“Ah, it was a man’s work that! Perhaps, when you look at those pictures of ships in the stocks, you feel that there was a lot of romance and color about work in a shipyard. There was. From the ground a platform ran up to and along the length of the keel. This was called the browstage and I’ll tell you that in walking up to those greatscaffoldings of giant timber, the ships, you got a queer thrill. There is something almost human about a ship. Sailors feel it, especially those who sailed in the windjammers. And we who built them felt as if we were making a living thing.

“We developed our own systems of building, of bevelling and fastening. When the trade fell off, due to the iron and steel ships constructed on the Clyde, our methods were unused for a period of almost thirty years. Then, during the war, came what they called the revival of wooden shipbuilding . . . The raising of a ghost, I thought it. A few of us old men were called upon once more to take up axe and mallet and climb about the keel, even if we were a little less lively than we used to be. I was summoned to the Back Shore where they planned to lay down a four-master and there I met a marine-architect they had brought from the States. He told me his system, modern you might expect. But, I give you my word, it was inferior and in many ways far behind the methods we used in the old days at Courtney Bay.

“I helped with the building of that schooner and another. It was hard going; most of the labor was unskilled. All the old ship-carpenters, caulkers, blacksmiths, who could hobble that far, came and went to work. Something pathetic about them, you know; picking up their tools . . . tools they had never thought to use again. The raw hands took to the work very well and by the time we had finished two ships we had a fine crew at work. But then the revival ended, and if ever again they attempt to build a ship along our shores there will be none of us left vigorous enough to help. Indeed, we are only a handful now. And we are out of tune with the present. That was a grand past we knew and we still like to live in it.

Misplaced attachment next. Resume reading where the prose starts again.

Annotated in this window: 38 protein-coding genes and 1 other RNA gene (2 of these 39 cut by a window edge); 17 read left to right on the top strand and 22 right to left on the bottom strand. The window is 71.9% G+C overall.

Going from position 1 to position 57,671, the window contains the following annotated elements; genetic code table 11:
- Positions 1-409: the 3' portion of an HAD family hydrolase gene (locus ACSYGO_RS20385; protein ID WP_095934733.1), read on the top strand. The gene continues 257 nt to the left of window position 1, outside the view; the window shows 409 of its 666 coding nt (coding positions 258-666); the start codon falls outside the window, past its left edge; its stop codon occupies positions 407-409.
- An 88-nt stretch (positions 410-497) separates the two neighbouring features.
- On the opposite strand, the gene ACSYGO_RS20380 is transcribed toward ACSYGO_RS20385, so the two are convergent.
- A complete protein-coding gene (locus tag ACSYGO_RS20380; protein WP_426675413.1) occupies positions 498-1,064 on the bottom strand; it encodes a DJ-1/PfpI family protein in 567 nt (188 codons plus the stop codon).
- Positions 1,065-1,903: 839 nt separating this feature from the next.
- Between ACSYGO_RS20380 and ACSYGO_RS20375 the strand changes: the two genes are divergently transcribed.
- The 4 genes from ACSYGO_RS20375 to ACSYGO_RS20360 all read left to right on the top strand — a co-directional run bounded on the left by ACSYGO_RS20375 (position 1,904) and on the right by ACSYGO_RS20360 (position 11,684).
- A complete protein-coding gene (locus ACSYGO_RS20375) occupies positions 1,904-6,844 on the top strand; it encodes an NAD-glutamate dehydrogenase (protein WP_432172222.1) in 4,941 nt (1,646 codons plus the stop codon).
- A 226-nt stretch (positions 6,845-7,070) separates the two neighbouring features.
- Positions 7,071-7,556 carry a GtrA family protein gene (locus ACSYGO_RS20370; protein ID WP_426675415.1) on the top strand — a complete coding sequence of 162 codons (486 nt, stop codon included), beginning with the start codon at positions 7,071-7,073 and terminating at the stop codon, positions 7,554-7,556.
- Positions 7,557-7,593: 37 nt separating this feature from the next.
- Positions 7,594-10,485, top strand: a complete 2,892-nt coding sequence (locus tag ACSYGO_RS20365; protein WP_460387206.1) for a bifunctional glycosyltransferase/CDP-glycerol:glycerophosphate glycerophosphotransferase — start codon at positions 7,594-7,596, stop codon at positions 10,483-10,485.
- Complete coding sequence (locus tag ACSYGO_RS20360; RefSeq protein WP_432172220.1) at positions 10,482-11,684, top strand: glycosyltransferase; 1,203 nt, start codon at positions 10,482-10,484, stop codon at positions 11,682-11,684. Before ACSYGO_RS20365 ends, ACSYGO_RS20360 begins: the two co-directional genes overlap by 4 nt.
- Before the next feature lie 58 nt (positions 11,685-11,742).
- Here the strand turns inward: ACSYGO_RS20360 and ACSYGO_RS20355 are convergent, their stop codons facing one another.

“In those days there was scarcely a single business that didn’t depend upon the shipyards. There were some interesting methods of payment in kind, too, and one of them I recall particularly. In winter the men were hauling logs to a builder. As the loads would be brought in and checked he would pick up a chip, white and clean as paper, and give the lumberman an order on my father’s store.

I can still see myself on Saturday night with a great armful of these chips going to the builders to redeem their promised amounts. Primitive? Yes, but it worked.

“One day, during the war-time revival,

I was waiting with some other men for a car to take me to the Straight Shore where we were working on the Dornfontein, fourmasted schooner. While we waited we were talking about a difficulty we had met in getting skilled men for a delicate bit of work. There was, to my knowledge, only one man in the city capable of doing it. Him I had last seen as a youth in his father’s shipyard.

“ ‘Tom Braithwaite,’ I said, ‘is the only man in Saint John who could fill the bill.’